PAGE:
This is not to say the future is without chal­lenges. Brexit poses many questions which at this time cannot be answered fully – the impact on the environmental and recycling perfor­mance of the aerosol sector being hard to predict. But projects such as the BAMA’s ‘Future of Aerosols’, which focus on issues such as the CE, have been designed to help members create, develop and improve their sustainability programmes.

Meanwhile the association is strengthening relationships with sister organisations overseas, a reciprocal agreement having recently been signed with the Aerosol Association of Aus­tralia, for example. Such links will help associ­ations to share information and co-operate on a range of initiatives including sustainability, while also offering significant benefits as we face the challenges of a more demanding and complex regulatory landscape.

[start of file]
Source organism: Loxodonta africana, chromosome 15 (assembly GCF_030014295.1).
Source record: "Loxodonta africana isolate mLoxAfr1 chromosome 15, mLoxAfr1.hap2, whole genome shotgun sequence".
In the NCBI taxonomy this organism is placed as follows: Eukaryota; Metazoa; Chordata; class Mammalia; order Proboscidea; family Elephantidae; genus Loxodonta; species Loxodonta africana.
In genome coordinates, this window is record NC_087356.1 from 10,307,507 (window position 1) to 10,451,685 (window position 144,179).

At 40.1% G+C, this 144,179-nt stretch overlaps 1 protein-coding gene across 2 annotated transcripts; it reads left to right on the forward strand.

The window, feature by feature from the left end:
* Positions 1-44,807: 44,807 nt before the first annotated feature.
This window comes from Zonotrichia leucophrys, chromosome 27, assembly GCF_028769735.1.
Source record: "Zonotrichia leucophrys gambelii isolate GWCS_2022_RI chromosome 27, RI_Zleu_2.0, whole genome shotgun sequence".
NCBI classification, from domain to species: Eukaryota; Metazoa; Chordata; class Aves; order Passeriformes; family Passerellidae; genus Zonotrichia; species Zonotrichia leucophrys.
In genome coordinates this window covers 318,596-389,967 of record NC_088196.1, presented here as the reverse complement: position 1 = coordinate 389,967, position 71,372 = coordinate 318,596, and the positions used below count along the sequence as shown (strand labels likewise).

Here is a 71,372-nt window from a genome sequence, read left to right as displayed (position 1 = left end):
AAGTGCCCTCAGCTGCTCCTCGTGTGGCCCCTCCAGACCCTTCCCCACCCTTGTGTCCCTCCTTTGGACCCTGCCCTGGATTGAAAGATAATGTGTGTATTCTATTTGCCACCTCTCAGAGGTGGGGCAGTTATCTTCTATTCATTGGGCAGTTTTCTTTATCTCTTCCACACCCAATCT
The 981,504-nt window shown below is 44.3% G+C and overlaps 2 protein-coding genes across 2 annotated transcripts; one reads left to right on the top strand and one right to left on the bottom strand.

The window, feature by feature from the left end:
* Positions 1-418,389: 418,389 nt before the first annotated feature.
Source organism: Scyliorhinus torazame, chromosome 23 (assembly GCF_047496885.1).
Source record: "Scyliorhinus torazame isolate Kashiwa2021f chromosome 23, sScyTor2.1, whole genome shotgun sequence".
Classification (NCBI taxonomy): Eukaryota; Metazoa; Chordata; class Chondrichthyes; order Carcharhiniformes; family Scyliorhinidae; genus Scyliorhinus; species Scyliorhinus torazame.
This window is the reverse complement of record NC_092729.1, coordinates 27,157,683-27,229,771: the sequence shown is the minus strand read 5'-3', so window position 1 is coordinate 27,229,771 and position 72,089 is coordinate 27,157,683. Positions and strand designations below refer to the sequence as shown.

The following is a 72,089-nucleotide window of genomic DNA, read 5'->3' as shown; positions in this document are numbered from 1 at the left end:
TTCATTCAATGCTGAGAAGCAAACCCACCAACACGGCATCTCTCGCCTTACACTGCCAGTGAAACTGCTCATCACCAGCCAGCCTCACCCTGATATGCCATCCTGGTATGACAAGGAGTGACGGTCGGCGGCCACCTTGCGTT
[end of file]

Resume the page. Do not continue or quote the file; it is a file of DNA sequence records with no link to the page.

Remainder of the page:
There have been many developments in the aerosol industry across the decades and, while the basic format of the aerosol remains largely unchanged, it remains an innovative sector. Speakers come from around the world to share the latest innovations in design and technology at the annual BAMA Innovation Day.

This year, the use of microfluidic technology was presented as a means of improving cost efficiencies, while the use of interactive packaging was debated as means of targeting millennials specifically and driving consumer engagement. Perhaps the most notable change has been the move towards more premi­um-based aerosols. As an example, air freshen­ers used to be a basic functional product until Procter & Gamble created Febreeze, a game-changer in terms of consumer perception.